Leak testing of refrigerant circulation systems
Important for people, nature and economy
Regulations governing the leak tightness of refrigerants are becoming increasingly strict. No wonder, since the immense potential of refrigerants to generate greenhouse gases is increasingly in the spotlight in the context of global warming.
To meet regulations and reduce carbon emissions, there is a growing demand for improved, energy-efficient HVAC-R (heating, ventilation, air conditioning and refrigeration) systems and their quality and productivity standards. These demands are supported by modern leak detection systems that precisely ensure the leak tightness of cooling and refrigeration circuits.
Basic operation of refrigeration and air conditioning
A cold beer from the fridge or a pleasant 20 degrees (70°F) in the office: people encounter refrigeration and air conditioning every day. While the refrigerator cools a small, insulated space, air conditioners keep our home, office space or a supermarket at a comfortable temperature. This is due to a physical principle that has been known for a long time: the alternation of gaseous and liquid states of aggregation.
Liquids that expand into a gaseous state extract heat from the surrounding material or surface. In an industrial setting, this process is facilitated by refrigerants. These evaporate or boil at much lower temperatures than water and enable heat to be extracted more quickly from their surroundings. In a nutshell, the refrigeration cycle essentially consists of a compressor, evaporator, condenser, expansion valve and various connection points. It also includes, for example, welds and bolted connections between the individual components. Each of these components must be leak tested to ensure that the complete system functions efficiently and sustainably throughout its life cycle. The significant global warming potential (GWP) of refrigerants is the basis for increasingly stringent regulations and standards in refrigeration and air conditioning.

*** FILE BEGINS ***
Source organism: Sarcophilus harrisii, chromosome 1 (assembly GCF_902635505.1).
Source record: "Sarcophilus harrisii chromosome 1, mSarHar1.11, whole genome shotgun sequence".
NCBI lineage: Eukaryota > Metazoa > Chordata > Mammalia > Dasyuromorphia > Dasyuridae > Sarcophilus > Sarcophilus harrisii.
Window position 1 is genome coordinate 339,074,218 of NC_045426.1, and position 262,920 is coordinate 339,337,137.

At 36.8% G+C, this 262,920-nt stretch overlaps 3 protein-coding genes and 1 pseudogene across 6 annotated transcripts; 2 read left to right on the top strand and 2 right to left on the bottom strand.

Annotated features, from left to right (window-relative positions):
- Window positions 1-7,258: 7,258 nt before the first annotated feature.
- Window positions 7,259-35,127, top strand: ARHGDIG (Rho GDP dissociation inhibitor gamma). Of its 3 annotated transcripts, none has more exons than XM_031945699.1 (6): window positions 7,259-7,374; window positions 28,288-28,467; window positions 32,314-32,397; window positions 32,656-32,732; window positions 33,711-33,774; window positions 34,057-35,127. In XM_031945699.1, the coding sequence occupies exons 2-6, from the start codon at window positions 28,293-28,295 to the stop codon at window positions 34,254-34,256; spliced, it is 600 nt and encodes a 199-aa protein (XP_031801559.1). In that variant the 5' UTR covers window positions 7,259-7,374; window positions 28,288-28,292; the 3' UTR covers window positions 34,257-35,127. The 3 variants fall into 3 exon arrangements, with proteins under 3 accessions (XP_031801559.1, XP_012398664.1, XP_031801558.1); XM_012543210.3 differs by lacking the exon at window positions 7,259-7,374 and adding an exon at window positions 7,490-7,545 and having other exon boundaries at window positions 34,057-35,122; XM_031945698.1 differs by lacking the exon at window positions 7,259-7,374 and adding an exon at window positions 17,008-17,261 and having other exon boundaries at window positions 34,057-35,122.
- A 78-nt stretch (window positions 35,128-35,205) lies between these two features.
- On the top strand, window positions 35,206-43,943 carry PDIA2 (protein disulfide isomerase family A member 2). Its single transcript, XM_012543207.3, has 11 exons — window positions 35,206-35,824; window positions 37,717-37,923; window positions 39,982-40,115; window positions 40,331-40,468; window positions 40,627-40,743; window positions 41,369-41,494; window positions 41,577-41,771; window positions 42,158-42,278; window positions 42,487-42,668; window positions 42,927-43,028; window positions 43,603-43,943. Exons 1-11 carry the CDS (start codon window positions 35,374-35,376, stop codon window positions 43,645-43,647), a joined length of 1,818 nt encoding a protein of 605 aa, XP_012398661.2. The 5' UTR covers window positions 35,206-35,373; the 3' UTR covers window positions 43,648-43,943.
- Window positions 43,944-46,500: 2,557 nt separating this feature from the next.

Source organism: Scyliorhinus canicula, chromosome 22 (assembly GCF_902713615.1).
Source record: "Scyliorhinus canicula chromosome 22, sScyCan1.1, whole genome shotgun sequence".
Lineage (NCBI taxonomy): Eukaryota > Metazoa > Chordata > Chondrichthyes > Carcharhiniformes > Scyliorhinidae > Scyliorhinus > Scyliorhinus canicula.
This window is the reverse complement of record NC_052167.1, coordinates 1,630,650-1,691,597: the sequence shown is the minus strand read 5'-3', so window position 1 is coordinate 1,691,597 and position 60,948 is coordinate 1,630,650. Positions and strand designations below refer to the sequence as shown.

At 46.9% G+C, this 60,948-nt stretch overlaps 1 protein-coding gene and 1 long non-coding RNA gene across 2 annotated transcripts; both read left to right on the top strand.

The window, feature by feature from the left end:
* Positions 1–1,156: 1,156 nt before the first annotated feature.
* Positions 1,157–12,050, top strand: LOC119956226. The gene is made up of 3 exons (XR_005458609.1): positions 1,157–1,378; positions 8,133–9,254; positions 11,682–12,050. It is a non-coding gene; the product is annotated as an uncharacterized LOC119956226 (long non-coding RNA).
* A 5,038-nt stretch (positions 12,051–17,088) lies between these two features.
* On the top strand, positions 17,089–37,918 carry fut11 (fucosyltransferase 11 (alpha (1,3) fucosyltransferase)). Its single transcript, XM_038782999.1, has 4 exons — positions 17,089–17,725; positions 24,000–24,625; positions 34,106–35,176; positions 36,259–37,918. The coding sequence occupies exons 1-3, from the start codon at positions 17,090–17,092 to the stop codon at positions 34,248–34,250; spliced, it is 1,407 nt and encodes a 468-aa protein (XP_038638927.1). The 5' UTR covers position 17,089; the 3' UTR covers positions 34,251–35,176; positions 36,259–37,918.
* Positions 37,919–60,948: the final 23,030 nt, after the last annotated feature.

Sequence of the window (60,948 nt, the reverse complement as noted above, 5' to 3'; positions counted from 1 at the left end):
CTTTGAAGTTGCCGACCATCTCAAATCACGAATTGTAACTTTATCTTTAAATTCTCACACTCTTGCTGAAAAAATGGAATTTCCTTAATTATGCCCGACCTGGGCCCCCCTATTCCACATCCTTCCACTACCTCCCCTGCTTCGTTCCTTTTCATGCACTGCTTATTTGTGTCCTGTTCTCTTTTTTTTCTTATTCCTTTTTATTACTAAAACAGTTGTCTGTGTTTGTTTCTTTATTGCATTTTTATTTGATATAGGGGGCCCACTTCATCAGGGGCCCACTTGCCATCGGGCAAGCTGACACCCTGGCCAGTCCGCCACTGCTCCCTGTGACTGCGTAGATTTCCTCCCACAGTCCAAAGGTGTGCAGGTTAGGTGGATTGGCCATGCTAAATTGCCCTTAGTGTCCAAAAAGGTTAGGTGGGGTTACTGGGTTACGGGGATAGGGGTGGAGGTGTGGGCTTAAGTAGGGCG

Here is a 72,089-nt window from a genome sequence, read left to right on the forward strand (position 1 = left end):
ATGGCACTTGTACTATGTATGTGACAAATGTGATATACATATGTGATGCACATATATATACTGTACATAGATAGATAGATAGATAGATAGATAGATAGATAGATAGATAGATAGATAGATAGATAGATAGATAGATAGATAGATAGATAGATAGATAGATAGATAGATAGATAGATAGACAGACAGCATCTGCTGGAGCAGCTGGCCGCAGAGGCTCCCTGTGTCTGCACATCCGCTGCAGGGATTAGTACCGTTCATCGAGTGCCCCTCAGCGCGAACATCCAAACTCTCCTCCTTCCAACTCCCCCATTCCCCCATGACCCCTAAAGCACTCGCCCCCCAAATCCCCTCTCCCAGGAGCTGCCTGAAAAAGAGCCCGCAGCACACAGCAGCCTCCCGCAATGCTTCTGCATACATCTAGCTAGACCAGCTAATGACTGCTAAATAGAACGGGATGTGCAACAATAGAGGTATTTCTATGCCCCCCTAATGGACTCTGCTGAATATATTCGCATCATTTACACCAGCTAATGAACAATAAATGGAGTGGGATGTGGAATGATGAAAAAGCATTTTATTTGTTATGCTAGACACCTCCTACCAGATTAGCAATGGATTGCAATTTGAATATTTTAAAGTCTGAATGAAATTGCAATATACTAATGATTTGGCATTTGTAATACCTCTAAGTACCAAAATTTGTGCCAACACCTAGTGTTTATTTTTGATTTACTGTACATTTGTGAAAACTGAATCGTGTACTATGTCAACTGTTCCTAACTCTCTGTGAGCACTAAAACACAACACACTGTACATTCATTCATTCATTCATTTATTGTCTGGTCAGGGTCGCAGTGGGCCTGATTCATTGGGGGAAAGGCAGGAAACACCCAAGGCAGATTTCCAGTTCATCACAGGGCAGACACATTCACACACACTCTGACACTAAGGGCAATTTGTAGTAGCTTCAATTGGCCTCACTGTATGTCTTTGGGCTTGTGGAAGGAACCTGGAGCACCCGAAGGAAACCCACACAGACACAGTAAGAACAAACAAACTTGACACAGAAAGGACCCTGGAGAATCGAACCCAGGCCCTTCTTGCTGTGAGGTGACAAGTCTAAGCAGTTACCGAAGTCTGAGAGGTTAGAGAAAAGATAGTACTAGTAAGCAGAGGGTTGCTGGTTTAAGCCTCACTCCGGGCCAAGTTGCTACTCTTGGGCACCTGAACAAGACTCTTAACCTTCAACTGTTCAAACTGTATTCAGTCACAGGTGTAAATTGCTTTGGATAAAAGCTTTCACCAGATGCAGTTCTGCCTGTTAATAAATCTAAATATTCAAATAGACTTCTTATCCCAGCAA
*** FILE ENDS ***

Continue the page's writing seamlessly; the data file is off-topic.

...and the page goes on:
Rules and standards for refrigeration and air conditioning
The leak tightness of refrigeration and cooling systems is described by means of a loss in mass that occurs over a certain time. In refrigeration and air conditioning technology, the loss of refrigerant in a system is measured in grams per year (g/y). In homes and smaller restaurants and stores, refrigerant loss of 2 to 5 g/y is tolerated. If the refrigerant loss is converted to an equivalent leak rate with a tracer gas concentration of 100%, this corresponds to a leak rate of 1-5 · 10-5 mbar l/s. This defines a leak rate limit in the leak testing process in production. In commercial applications, such as hotels, office buildings and hospitals, the systems differ in size and complexity from residential applications. As a result, these systems have a higher susceptibility to leakage. In sum, a maximum refrigerant loss of 5 to 15 g/y is allowed here. In the industrial sector, the sum of potential leakage is a refrigerant loss of 15 to 30 g/y. This relates to chemical processes that use large-scale process cooling, such as in the production of food or pharmaceuticals.
To adhere to the requirements of regulations and standards, refrigeration circuits must be kept as leak tight as possible. Even the smallest leaks of 10 μm (by comparison: a human hair has a cross-section of 40 μm) can cause immense damage. Consequences may include:
- Reduced system performance
- Increased energy demand
- Compressor damage and failure
This damage increases downtime as well as operating costs in relation to refrigerants, servicing and electricity – to name but a few. In addition, it can have negative effects on sales, the corporate image and above all: the acceleration of climate change.
At the same time, increasingly stringent regulations and standards present the industry with an ever greater challenge. The Kigali agreement is applicable at an international level. In Europe, the European F-Gas Regulation – EU No. 517/2014 applies. This is the origin of the various regulations and includes the restriction of various refrigerants that have a high GWP. By 2030, a number of refrigerants will be banned through a step-by-step reduction, which will entail a great effort on the part of suppliers and manufacturers: the entire system needs to be revised to ensure efficient and at the same time cost-effective operation of the overall system.
This is only an excerpt.
You can download the full application report as a PDF file.